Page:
Autistics, Autodidacts and Autonomy

So it’s done! I completed my MRes (masters in research degree) in September and should get my final result sometime next week. It has been HARD! The modules in research design and methodology, philosophy of science, mixed methods, interdisciplinary methods and public health all stretched me out of my comfort zone. But the individual research project I took on? Rewarding, emotional, validating, illuminating and EXHAUSTING! It’s no wonder that I have been ill since my hand-in week (oh the irony!) I am super proud of the result though and would like to tell you about it. Are you sitting comfortably?

Long term readers of this blog will know that I qualified in nutritional therapy ten years ago, have done a tonne of work on my own health and wellbeing over the years, discovered that I was autistic three years ago and am now a health and wellbeing coach over at Nourish, Align & Transform. So I have good first hand knowledge of how to support my own health and of how to keep challenges at bay that are common to many autistic people, such as chronic anxiety, insomnia and digestive problems.

But what I really wanted to know was, how do other women like me look after their own health and wellbeing? Women like me, who weren’t diagnosed with autism until they were adults. Women like me, who found that they couldn’t easily access support from relevant health services and so needed to take matters into their own hands. Women like me, who had a passion for learning about health and wellbeing but had to take their unique needs and requirements into account before applying information to themselves.

Over five months I read all the relevant academic papers I could get my hands on, designed my study, submitted a proposal, ran, transcribed and analysed interviews, and wrote over 12k words (abstract, introduction, literature review, theoretical framework, methods, findings, discussion etc.) in time for the deadline!

And, wow, the study findings were beautiful! The participants were dedicated and immersive researchers, who had found that discovering they were autistic transformed how effectively they were able to support their health and wellbeing. And yes, diet, supplements and exercise featured but, spending time alone, being in nature, creating and following routines, being creative and stimming* were just as important.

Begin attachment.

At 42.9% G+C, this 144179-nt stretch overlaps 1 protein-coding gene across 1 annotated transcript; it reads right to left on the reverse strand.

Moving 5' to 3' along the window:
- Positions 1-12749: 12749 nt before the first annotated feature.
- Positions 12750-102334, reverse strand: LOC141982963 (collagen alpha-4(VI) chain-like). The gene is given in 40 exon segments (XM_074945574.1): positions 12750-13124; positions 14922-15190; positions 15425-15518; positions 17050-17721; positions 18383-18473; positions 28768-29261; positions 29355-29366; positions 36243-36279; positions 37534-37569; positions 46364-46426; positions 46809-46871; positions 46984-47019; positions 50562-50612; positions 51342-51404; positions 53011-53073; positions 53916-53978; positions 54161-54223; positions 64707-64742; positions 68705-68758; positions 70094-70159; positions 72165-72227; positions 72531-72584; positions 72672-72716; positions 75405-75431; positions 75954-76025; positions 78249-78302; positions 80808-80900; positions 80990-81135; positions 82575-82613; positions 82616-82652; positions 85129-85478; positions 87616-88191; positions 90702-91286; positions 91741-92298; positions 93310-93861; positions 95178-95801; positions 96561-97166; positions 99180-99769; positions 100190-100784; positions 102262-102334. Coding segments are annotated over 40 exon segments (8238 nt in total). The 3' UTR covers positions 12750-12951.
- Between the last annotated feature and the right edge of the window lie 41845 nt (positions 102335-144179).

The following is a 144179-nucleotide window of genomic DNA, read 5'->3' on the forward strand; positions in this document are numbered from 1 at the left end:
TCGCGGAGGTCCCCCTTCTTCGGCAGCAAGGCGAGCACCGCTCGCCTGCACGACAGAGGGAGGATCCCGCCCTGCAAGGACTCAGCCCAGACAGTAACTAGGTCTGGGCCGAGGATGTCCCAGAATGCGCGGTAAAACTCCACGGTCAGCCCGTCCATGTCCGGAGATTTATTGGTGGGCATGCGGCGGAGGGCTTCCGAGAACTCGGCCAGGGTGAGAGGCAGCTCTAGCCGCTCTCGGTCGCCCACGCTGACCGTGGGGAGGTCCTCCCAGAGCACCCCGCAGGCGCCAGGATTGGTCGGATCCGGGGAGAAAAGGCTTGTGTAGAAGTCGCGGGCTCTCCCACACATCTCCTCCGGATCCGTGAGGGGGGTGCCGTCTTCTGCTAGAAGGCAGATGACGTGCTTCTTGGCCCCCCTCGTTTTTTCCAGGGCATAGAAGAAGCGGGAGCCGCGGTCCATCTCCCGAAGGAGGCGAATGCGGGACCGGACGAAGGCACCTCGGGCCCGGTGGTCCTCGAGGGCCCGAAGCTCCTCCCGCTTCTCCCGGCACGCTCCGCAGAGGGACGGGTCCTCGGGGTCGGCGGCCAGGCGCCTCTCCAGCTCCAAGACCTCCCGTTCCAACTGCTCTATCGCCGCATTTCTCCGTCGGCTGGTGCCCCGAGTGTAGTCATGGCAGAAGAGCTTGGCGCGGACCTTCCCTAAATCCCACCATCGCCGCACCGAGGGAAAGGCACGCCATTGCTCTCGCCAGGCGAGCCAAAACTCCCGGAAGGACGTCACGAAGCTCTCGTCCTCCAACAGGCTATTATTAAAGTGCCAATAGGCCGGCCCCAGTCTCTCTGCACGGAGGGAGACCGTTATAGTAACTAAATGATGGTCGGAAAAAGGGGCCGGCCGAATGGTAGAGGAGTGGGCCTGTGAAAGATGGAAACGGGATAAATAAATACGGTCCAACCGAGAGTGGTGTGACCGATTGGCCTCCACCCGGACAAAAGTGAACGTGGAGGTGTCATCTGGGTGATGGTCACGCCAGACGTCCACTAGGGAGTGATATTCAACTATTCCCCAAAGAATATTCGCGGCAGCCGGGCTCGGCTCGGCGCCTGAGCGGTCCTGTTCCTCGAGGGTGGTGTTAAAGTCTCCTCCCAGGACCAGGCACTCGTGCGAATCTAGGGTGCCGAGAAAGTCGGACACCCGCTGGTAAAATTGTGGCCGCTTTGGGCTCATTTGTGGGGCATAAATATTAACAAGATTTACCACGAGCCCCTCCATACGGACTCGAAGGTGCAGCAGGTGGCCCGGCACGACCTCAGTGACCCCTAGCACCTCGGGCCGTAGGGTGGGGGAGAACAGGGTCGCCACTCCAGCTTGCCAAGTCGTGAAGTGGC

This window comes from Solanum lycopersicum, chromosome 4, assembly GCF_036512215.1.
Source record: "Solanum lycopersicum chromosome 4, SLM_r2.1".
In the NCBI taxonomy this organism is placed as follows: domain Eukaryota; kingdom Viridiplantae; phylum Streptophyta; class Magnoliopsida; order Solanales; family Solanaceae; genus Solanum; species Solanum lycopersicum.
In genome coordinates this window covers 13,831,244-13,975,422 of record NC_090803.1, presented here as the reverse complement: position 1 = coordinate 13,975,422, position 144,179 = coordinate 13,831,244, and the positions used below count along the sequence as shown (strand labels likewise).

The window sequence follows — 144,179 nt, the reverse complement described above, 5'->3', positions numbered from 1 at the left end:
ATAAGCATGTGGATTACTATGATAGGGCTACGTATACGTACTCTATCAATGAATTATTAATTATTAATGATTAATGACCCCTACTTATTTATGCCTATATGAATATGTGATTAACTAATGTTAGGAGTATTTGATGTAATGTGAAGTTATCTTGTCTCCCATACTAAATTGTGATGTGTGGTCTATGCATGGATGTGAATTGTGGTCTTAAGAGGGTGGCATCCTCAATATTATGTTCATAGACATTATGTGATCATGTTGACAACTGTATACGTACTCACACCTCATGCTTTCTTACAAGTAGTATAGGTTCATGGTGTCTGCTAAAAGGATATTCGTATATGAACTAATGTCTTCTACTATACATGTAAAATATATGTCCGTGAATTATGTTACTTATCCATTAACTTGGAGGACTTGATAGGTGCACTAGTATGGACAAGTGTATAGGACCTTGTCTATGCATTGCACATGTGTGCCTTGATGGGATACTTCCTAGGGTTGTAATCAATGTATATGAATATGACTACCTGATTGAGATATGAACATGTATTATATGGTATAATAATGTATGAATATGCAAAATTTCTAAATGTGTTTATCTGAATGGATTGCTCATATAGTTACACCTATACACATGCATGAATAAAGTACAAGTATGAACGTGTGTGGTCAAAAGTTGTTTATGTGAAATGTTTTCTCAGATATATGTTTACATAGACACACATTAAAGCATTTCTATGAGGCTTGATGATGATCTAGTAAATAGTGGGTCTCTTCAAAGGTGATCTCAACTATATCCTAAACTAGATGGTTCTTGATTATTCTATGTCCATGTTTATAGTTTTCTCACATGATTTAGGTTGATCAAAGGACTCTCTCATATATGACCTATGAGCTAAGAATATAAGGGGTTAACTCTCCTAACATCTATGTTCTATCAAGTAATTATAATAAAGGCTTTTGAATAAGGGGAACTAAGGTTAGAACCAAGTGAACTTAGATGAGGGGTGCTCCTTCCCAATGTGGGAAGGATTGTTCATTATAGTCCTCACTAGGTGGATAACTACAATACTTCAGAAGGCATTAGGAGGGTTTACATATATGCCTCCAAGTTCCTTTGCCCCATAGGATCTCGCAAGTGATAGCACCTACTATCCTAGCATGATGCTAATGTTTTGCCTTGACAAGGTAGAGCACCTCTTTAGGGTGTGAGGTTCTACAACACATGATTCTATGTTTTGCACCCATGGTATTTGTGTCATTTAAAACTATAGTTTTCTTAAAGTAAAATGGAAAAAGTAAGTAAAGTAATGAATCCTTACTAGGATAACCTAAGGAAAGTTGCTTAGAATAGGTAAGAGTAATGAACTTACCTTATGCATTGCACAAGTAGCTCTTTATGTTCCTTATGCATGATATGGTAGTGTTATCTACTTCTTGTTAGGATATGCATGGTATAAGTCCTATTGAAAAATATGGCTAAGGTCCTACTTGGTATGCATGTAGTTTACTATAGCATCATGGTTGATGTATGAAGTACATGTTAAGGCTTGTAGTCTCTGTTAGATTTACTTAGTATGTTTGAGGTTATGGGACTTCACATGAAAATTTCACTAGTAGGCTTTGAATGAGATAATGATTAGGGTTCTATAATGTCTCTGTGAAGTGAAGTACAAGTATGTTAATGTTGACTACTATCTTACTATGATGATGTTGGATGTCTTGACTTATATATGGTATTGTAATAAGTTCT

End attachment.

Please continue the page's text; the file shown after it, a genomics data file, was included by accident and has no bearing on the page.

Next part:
Without the means to use all of these strategies, the participants struggled more with high anxiety, insomnia, digestive problems, chronic pain, overwhelm and fatigue. But when they were able to use their strategies they were more likely to enjoy life, to be physically and mentally healthier, and able to celebrate their own autistic identities.

While I think that this requires further academic study (I’m on it!) I am passionate about making sure the autistic community has access to this kind of knowledge in a supportive environment as soon as possible. So, together with Rhi from AutistRhi I am setting up a resource website with article contributions from other autistic people who have found or developed strategies that positively impact their health and/or wellbeing.

These articles won’t be peppered with generalisations and references, or making any claims to cure or heal. Instead they will be talking about what helps that individual to thrive in what can be an incredibly challenging world. We are hoping to go live in the very near future and we shall be shouting about it on social media once it’s launched!

What else will you find on there? You’ll have access to the summary of my study findings, a list of autistic-led health and wellbeing workshops around the world and toolkit recommendations (such as noise reducing headphones and stim toys). In the meantime we are looking for other autistic contributors! If you feel you have a short (around 400-800 words) post in you and would like to be included then let me know in the comments and we can talk further offline. We aren’t able to pay, but we will include a 50 word bio with links to your social media and a photo.

I look forward to announcing our online launch soon! See you there with virtual champagne and gluten-free canapes…

* autistic people often employ repetitive movements or actions to soothe or focus, a process called stimming. Actions such as using stim toys, repetitive hand movements or rocking are generally considered to filter out sensory stimuli, relieve emotional distress and even amplify positive emotional feelings.


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